FR. KEVIN FITZGERALD, SJ, is the Dr. David Lauler Chair of Catholic Health Care Ethics in the Center for Clinical Bioethics at Georgetown University, Washington, D.C. He is also an associate professor in the Department of Oncology at the Georgetown University Medical Center.
- The White House, "The Precision Medicine Initiative," www.whitehouse.gov/precision-medicine.
- "The Precision Medicine Initiative."
- U.S. Department of Health and Human Services, "Remarks Prepared for the Honorable Mike Leavitt, Secretary of Health and Human Services, on Personalized Medicine Coalition," www.hhs.gov/news/speech/2007/sp20070919a.html.
- Richard P. Horgan and Louise C. Kenny, " 'Omic' Technologies: Genomics, Transcriptomics, Proteomics and Metabolomics," The Obstetrician & Gynaecologist 13, (2011): 189-95. http://onlinelibrary.wiley.com/doi/10.1576/toag.220.127.116.11672/full.
- National Human Genome Research Institute, "All About the Human Genome Project," www.genome.gov/10001772.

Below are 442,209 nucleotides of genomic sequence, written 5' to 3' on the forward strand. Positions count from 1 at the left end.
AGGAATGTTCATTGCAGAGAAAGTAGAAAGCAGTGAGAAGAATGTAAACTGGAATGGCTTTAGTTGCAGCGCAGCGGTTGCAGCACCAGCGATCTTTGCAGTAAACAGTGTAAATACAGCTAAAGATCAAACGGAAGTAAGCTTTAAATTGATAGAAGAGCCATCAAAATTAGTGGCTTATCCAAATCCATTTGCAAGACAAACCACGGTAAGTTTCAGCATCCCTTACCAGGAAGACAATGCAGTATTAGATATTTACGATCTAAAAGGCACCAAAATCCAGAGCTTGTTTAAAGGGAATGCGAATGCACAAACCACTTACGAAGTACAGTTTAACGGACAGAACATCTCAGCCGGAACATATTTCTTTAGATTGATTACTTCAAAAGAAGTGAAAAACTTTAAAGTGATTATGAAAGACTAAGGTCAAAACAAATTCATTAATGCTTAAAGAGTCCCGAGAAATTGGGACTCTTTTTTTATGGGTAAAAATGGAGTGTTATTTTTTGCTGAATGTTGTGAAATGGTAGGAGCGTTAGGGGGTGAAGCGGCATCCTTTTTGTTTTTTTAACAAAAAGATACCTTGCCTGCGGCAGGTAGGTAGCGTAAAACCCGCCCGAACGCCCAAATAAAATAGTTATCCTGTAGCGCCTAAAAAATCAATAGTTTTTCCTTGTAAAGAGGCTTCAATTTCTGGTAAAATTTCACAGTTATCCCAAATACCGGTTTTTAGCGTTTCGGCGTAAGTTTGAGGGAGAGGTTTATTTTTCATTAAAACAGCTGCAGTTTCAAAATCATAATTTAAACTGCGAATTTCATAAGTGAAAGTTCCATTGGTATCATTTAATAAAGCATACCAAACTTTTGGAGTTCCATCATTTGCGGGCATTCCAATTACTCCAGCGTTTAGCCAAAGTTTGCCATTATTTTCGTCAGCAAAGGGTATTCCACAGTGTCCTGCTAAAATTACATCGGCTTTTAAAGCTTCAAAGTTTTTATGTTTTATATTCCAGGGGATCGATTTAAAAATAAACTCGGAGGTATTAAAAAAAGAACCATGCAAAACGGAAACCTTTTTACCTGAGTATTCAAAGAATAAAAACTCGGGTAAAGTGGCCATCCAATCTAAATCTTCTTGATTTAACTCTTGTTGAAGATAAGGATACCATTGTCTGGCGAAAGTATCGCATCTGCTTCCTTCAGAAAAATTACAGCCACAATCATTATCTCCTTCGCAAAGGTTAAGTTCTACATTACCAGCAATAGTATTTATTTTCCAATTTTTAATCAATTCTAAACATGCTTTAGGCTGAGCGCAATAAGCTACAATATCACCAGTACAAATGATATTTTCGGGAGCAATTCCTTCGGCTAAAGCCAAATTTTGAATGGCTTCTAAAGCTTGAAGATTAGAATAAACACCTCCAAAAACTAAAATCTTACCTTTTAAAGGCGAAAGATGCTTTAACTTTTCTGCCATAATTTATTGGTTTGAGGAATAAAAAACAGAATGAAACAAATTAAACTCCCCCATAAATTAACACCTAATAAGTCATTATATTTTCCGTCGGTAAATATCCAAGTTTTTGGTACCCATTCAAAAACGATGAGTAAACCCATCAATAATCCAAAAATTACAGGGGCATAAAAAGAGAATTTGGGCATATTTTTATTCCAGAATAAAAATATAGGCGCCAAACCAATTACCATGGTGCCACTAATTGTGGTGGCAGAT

- Institute for Systems Biology, "Biography, Leroy Hood, MD, PhD," www.systemsbiology.org/bio/leroy-hood/.
- National Human Genome Research Institute, "ELSI Research Program." www.genome.gov/10001618.
- Nathan D. Price et al., "Systems Biology and Systems Medicine," in Genomic and Personalized Medicine, 2nd edition, ed. Geoffrey S. Ginsburg and Huntington F. Willard (San Diego: Academic Press, 2012) 60.
- Mitch Leslie, "Growth Defect Blocks Cancer and Diabetes," Science 331 (Feb. 18, 2011): 837.
- Mitch Leslie, Science.
Systems biology: Biological research focusing on the systematic study of complex interactions in biological systems using integration models. The ultimate aim is to understand whole systems, e.g. complex cellular pathways, by studying the effect of altered external factors on the genome, transcriptome, proteome and metabolome simultaneously.
Genomics: The study of the structure, function and expression of all the genes in an organism.
Transcriptomics: The study of the mRNA within a cell or organism.
Proteomics: The large-scale study of proteins, including their structure and function, within a cell/system/organism. A name coined as an analogy with the genome.
Metabolomics: The study of global metabolite profiles in a system (cell, tissue or organism) under a given set of conditions.